Marcus Reviews Safe

29 Apr


 A second-rate cage fighter on the mixed martial arts circuit, Luke Wright lives a numbing life of routine beatings and chump change…until the day he blows a rigged fight. Wanting to make an example of him, the Russian Mafia murders his family and banishes him from his life forever, leaving Luke to wander the streets of New York destitute, haunted by guilt, and tormented by the knowledge that he will always be watched, and anyone he develops a relationship with will also be killed.

But when he witnesses a frightened twelve-year-old Chinese girl, Mei, being pursued by the same gangsters who killed his wife, Luke impulsively jumps to action…and straight into the heart of a deadly high-stakes war.


What I Liked:

 I have to give many kudos to the director, Boaz Yakin, because the most impressive thing about Safe and the thing that sets it apart from alot of action movies is the innovative camerawork and editing in this movie. Due to the urgent and simple nature of the story it seems like they had more time to spend getting creative with their choices in angling, cutting and other things which resulted in a really unique viewing experience. It’s a bit hard to explain without seeing it for yourself but you’ll know exactly what I’m referring to if you do.


If you watch any recent movie with Jason Statham at the helm you essentially know what you’re getting yourself into. In this case though I got a little more than I expected due to the fact that Statham was actually forced to emote a bit in this movie. Usually Statham plays these almost superhuman, Wolverine-esque loner hard asses and while he does play a similar character in Safe, there’s some more depth here. He’s essentially just a down on his luck guy who get’s thrust into this crazy situation and reacts the only way that he knows how.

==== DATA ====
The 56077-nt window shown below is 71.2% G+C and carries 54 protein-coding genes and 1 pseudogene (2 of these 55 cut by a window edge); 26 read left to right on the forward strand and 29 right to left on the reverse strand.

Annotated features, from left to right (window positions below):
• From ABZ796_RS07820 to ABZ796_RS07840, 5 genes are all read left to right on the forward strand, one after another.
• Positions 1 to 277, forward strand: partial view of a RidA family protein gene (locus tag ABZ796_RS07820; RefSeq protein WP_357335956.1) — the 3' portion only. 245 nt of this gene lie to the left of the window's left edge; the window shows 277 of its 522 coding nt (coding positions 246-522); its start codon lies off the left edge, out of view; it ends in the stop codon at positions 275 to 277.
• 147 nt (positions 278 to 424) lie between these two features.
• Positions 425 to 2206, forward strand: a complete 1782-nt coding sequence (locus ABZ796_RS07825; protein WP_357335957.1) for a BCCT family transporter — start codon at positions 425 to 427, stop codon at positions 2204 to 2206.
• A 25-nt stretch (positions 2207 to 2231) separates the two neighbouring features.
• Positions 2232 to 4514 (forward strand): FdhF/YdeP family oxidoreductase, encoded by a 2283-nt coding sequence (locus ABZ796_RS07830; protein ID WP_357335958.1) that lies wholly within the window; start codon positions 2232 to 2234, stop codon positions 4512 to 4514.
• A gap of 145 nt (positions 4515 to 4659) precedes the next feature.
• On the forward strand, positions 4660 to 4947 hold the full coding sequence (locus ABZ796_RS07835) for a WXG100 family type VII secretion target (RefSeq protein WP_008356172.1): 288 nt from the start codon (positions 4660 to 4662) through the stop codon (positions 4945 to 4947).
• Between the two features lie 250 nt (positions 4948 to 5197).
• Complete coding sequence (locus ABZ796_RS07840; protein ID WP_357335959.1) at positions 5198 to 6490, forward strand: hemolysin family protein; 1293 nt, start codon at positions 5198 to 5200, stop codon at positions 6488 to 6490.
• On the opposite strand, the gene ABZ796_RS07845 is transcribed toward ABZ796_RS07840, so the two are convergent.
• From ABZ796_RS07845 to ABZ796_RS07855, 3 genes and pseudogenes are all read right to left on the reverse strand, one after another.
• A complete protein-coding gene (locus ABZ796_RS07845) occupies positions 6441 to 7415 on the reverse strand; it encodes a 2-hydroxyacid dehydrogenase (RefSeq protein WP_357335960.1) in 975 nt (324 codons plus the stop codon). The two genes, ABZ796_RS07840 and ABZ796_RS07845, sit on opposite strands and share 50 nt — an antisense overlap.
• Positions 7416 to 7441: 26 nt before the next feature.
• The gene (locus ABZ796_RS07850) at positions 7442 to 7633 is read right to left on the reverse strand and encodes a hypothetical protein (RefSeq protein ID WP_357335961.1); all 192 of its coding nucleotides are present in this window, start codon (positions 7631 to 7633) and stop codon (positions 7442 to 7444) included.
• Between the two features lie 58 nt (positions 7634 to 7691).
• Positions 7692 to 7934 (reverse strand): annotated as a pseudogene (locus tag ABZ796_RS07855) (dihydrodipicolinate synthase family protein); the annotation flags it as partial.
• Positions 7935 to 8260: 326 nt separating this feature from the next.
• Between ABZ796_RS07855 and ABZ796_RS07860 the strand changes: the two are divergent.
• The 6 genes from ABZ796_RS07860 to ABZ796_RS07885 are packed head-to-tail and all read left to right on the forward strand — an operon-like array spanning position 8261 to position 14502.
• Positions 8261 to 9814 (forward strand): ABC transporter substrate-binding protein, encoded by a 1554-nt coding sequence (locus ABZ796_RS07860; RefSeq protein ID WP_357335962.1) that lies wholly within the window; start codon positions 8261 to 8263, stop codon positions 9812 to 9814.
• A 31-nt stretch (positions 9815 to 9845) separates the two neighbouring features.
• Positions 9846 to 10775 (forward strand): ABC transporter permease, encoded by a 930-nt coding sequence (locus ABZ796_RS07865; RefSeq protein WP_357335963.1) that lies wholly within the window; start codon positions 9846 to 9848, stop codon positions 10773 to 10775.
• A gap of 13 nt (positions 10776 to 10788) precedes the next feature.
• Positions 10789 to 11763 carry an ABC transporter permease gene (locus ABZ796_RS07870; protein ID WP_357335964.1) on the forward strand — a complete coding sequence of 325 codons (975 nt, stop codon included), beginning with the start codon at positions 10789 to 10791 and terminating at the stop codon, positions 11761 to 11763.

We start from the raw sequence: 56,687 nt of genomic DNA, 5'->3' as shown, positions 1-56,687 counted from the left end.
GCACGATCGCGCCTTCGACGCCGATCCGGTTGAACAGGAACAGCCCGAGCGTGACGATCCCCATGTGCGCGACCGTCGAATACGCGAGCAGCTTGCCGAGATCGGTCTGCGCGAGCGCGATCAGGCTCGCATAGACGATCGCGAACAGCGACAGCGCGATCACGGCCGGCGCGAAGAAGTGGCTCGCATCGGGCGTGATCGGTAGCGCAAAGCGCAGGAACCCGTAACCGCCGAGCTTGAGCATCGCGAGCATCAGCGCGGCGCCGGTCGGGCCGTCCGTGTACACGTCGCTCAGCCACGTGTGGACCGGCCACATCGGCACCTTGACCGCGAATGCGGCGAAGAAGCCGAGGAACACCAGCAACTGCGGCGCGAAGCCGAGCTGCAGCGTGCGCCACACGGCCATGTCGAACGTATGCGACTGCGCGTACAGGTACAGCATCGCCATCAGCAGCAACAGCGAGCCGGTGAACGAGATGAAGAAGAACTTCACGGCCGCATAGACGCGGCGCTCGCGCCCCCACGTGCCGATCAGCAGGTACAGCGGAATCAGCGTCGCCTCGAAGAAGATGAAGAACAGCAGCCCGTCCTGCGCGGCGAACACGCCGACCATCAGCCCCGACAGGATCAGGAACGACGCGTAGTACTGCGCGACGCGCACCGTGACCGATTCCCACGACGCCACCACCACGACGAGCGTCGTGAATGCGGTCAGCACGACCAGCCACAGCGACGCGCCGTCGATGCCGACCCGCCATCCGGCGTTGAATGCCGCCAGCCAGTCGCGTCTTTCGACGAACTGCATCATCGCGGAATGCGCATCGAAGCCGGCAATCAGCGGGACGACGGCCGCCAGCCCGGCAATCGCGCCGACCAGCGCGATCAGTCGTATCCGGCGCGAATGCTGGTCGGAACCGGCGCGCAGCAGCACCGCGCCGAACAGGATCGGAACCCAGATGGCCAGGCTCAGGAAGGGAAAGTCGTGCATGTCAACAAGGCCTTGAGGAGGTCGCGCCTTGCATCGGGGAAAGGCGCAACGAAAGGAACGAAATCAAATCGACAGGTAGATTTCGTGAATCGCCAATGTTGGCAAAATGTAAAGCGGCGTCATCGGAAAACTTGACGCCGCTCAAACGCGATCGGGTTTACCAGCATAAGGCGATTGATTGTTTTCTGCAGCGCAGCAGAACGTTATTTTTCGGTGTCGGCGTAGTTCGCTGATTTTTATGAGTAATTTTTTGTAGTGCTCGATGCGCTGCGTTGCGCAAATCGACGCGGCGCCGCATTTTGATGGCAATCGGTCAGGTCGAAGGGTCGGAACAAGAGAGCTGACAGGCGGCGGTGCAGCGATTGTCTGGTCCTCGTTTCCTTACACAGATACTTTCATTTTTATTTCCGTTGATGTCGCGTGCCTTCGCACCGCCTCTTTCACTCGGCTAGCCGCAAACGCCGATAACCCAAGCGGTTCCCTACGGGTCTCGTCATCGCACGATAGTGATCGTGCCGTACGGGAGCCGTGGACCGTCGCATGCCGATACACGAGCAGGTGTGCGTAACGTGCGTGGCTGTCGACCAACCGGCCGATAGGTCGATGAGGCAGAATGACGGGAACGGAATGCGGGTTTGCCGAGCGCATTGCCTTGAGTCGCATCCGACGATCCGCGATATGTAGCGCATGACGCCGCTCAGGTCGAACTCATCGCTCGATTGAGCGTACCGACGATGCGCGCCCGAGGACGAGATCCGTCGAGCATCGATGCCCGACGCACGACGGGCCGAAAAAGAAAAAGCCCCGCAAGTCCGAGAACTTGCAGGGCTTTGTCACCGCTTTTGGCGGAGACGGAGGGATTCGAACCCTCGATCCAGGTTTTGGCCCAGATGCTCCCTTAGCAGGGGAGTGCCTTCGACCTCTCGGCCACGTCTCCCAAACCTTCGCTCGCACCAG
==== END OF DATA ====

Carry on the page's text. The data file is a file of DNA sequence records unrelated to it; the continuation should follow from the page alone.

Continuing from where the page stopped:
I’m almost certain that this is the first time that I’ve ever heard Statham play an American. He holds an accent pretty well, definitely much better than some people…(I’m looking at you Sam Worthington).


Jason Statham and Catherine Chan (Mei) had a surprising amount of on screen chemistry which really helped me overlook the random nature of their partnership. Their characters were portrayed as friends/accomplices instead of having a father/daughter relationship which was risky to attempt because if done wrong it’d come off seeming creepy but somehow they were able to pull it off and make it seem natural. If anything I’d compare their relationship to Jean Reno and Natalie Portman in The Professional.


As expected in a Statham flick the fight choreography was impressive but the action was more quick and relentless than you’re average action movie. Instead of having a flashy fight sequence, you’d see someone get disarmed immediately and quickly shot in the face which I personally thought was smart given the urgent nature of the story.


What I Didn’t Like:

There were a couple moments of obvious green screen and the final confrontation was a tad bit anti-climactic but aside from those minor gripes/nitpicks, there was nothing that I outright didn’t like about the movie.



Safe is one of those movies that you go into essentially knowing what to expect and getting rewarded with a little extra bang for your buck. By all accounts it seems like your standard action thriller but the infectious/oddly adorable on screen relationship between Statham & Chan, surprisingly brutal & efficient fight choreography as well as some truly innovative camera work make Safe a bit of a pleasant surprise and put it a couple of notches above the norm. It won’t change your life but it’s a blast to experience and that’s all that really matters sometimes.


Rating: B


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